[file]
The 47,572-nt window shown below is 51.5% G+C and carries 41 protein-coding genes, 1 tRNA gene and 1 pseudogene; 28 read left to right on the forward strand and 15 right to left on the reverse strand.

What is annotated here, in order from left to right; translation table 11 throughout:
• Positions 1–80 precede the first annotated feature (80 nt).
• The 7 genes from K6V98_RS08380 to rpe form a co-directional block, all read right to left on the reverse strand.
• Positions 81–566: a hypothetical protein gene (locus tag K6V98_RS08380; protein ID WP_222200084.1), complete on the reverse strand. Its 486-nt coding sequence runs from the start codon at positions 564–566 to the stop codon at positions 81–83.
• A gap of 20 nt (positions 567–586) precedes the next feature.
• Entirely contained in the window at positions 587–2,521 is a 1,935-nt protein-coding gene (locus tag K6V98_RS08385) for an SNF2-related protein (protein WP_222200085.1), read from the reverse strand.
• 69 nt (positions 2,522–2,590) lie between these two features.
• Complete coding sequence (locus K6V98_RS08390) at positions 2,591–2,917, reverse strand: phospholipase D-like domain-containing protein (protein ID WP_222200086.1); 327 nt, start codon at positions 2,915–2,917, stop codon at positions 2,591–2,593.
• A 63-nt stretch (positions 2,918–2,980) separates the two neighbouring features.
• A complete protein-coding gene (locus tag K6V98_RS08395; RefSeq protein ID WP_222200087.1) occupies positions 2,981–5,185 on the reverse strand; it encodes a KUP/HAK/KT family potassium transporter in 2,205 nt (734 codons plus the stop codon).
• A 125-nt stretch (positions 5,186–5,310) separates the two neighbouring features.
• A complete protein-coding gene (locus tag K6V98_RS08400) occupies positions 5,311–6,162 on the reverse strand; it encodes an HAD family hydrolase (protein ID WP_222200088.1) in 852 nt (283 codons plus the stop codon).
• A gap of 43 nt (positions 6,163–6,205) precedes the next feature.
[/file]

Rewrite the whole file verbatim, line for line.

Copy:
The 47,572-nt window shown below is 51.5% G+C and carries 41 protein-coding genes, 1 tRNA gene and 1 pseudogene; 28 read left to right on the forward strand and 15 right to left on the reverse strand.

What is annotated here, in order from left to right; translation table 11 throughout:
• Positions 1–80 precede the first annotated feature (80 nt).
• The 7 genes from K6V98_RS08380 to rpe form a co-directional block, all read right to left on the reverse strand.
• Positions 81–566: a hypothetical protein gene (locus tag K6V98_RS08380; protein ID WP_222200084.1), complete on the reverse strand. Its 486-nt coding sequence runs from the start codon at positions 564–566 to the stop codon at positions 81–83.
• A gap of 20 nt (positions 567–586) precedes the next feature.
• Entirely contained in the window at positions 587–2,521 is a 1,935-nt protein-coding gene (locus tag K6V98_RS08385) for an SNF2-related protein (protein WP_222200085.1), read from the reverse strand.
• 69 nt (positions 2,522–2,590) lie between these two features.
• Complete coding sequence (locus K6V98_RS08390) at positions 2,591–2,917, reverse strand: phospholipase D-like domain-containing protein (protein ID WP_222200086.1); 327 nt, start codon at positions 2,915–2,917, stop codon at positions 2,591–2,593.
• A 63-nt stretch (positions 2,918–2,980) separates the two neighbouring features.
• A complete protein-coding gene (locus tag K6V98_RS08395; RefSeq protein ID WP_222200087.1) occupies positions 2,981–5,185 on the reverse strand; it encodes a KUP/HAK/KT family potassium transporter in 2,205 nt (734 codons plus the stop codon).
• A 125-nt stretch (positions 5,186–5,310) separates the two neighbouring features.
• A complete protein-coding gene (locus tag K6V98_RS08400) occupies positions 5,311–6,162 on the reverse strand; it encodes an HAD family hydrolase (protein ID WP_222200088.1) in 852 nt (283 codons plus the stop codon).
• A gap of 43 nt (positions 6,163–6,205) precedes the next feature.